$4 a gallon gas = Campaign Rhetoric

24 06 2008

Thanks for the donation, I'll need to fill this bus up!Martin Moleski
mmoleski@igpr.com

I’ve always wondered just how much gas our country uses unnecessarily. I’ll start with, of course, NASCAR. Never a fan of watching cars go around in circles for four hours while sporting a fashionable farmer’s tan, I can’t even begin to imagine how much gas is wasted at just one NASCAR event. Before becoming a political science major, I took a few business classes, including economics, so I think I understand supply and demand.

The more we use… the more it costs. I know there is more to it, but I  like to think it’s that simple.

As I thought about it further, and with a presidential campaign now in full swing, I wonder how much gas each presidential candidate is using as he campaigns across the country? My research shows most coach buses get about 9-14 mpg at best. Naturally, not everybody can fit on the bus so support staff, reporters, photographers and protesters travel around in separate cars to get to campaign events. I imagine it looks much like a soccer game between five-year-olds. Everyone is running around following the ball and not really accomplishing anything (rest assured, your kid is an All-Star).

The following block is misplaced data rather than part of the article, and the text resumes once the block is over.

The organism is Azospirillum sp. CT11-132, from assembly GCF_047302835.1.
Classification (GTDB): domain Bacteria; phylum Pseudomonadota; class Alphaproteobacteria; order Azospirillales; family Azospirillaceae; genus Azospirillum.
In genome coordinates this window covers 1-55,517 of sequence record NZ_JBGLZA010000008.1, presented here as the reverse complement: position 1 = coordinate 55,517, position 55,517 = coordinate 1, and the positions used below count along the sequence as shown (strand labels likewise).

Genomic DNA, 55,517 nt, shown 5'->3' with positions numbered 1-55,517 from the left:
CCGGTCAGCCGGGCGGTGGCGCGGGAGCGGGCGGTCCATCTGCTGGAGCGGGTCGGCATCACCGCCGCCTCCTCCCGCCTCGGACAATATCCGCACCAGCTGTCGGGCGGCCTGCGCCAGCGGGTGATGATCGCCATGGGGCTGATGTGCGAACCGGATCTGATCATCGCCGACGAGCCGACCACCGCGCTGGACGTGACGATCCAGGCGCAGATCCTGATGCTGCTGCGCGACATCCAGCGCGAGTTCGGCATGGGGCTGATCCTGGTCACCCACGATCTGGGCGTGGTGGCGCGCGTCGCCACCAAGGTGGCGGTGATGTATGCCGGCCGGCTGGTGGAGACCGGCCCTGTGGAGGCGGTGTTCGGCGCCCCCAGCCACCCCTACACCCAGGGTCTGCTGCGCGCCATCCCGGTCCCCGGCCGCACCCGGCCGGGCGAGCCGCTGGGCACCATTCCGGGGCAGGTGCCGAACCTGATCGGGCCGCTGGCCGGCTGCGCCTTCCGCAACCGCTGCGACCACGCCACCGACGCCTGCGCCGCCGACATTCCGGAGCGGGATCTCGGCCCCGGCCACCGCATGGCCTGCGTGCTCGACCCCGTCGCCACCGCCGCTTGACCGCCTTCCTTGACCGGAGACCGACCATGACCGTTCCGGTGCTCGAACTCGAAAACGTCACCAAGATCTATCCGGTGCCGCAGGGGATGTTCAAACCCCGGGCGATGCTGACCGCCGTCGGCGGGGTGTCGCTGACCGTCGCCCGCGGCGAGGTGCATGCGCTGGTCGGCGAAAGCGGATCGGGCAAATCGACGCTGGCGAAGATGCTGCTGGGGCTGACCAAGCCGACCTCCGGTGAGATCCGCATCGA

So each candidate tells us he has a plan to bring the cost of fuel down, yet each has spent the last 17 months travelling around the country using up massive amounts of gas and limiting the amount that’s available to Americans trying to go to work and make something for themselves… thus driving costs up.

With a little more than four months until Election Day, imagine if the candidates made a pact to use less gasoline as they travel around the country. Not only would the candidate show the American people that we all need to cut back on our fuel consumption, but it would change the way candidates campaign from here on out. Because by not driving to and from campaign events – or at least driving less – the candidates would naturally turn to social media, video integrated marketing and other creative ways to reach out and communicate with voters.  We have seen how social media can severely impact a campaign (see here) but think about all the positive ways social media could be used throughout the campaign. Candidates could blog with supporters, join a web video conference or send web video to their e-mail list. Each of these tactics connect with the voter on a more personal level than another flyer stuffed into the mailbox or sitting at the top of an arena after waiting in line for six hours. And while candidates can never really get away from traditional campaigning, increasing their use of social media marketing is certainly in their best interest.

If for no other reason than it helps out the campaign treasurer fill out those campaign finance reports.

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